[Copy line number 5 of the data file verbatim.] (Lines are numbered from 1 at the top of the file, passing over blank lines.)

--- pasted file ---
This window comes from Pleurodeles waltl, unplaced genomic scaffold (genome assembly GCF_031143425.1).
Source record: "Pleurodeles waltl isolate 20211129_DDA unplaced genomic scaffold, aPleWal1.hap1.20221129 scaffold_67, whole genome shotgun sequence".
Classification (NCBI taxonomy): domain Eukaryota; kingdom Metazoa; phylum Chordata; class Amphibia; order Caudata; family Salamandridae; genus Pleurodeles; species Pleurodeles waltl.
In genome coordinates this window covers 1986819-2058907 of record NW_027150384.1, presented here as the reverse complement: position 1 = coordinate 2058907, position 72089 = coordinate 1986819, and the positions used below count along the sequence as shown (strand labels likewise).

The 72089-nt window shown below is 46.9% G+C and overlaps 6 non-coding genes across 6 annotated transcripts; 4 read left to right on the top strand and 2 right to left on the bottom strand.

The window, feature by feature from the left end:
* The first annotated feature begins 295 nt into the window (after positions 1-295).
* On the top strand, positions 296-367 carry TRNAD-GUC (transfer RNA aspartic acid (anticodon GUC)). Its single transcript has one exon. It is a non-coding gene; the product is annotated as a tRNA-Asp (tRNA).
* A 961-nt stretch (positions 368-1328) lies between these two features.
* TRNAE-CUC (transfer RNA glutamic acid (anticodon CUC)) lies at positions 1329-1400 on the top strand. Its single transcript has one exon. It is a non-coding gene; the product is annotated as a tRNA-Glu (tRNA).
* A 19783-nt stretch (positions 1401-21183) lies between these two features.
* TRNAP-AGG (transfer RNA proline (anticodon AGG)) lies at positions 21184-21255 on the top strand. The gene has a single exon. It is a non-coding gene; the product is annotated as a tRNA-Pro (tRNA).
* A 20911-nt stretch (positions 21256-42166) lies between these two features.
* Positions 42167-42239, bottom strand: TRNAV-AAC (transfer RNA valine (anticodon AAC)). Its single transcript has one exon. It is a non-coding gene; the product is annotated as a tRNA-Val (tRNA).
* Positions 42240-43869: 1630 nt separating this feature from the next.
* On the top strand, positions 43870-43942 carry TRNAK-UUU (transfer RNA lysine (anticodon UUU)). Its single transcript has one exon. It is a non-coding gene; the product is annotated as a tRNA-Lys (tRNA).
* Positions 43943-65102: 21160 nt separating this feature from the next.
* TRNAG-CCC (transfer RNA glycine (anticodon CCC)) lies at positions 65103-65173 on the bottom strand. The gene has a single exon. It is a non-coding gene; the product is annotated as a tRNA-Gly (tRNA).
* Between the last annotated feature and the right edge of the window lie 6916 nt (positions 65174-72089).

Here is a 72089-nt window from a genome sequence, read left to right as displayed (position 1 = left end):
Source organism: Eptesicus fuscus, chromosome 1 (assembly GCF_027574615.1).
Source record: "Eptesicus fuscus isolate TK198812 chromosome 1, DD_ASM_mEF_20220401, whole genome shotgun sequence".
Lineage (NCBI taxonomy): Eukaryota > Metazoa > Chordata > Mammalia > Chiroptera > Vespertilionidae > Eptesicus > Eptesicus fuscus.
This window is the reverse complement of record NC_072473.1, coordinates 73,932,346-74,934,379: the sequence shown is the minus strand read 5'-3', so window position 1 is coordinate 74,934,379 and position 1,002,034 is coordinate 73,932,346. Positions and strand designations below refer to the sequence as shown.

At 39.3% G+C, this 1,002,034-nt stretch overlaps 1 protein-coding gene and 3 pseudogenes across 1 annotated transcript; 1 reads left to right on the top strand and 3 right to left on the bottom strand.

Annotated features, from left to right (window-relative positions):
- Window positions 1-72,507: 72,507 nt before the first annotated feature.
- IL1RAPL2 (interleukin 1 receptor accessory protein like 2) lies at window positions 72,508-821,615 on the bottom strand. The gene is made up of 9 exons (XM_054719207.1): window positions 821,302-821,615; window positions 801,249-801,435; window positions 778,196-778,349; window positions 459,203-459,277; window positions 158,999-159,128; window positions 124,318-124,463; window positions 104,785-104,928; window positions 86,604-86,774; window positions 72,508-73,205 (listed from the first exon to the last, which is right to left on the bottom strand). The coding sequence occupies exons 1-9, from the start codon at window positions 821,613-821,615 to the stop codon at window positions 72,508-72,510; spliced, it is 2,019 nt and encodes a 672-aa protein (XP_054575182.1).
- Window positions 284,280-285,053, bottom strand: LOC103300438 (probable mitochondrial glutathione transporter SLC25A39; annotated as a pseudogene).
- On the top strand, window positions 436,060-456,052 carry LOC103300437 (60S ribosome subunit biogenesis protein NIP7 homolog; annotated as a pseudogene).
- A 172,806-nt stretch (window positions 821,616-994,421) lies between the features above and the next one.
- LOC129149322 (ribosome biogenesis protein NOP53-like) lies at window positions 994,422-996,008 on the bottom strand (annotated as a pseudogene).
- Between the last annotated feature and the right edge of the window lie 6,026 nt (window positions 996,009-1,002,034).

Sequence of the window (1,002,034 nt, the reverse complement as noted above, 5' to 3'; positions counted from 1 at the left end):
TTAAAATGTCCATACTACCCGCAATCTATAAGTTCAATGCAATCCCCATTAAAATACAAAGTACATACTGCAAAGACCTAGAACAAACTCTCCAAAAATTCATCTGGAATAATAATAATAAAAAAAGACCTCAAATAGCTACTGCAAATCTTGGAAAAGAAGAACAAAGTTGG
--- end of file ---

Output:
The 72089-nt window shown below is 46.9% G+C and overlaps 6 non-coding genes across 6 annotated transcripts; 4 read left to right on the top strand and 2 right to left on the bottom strand.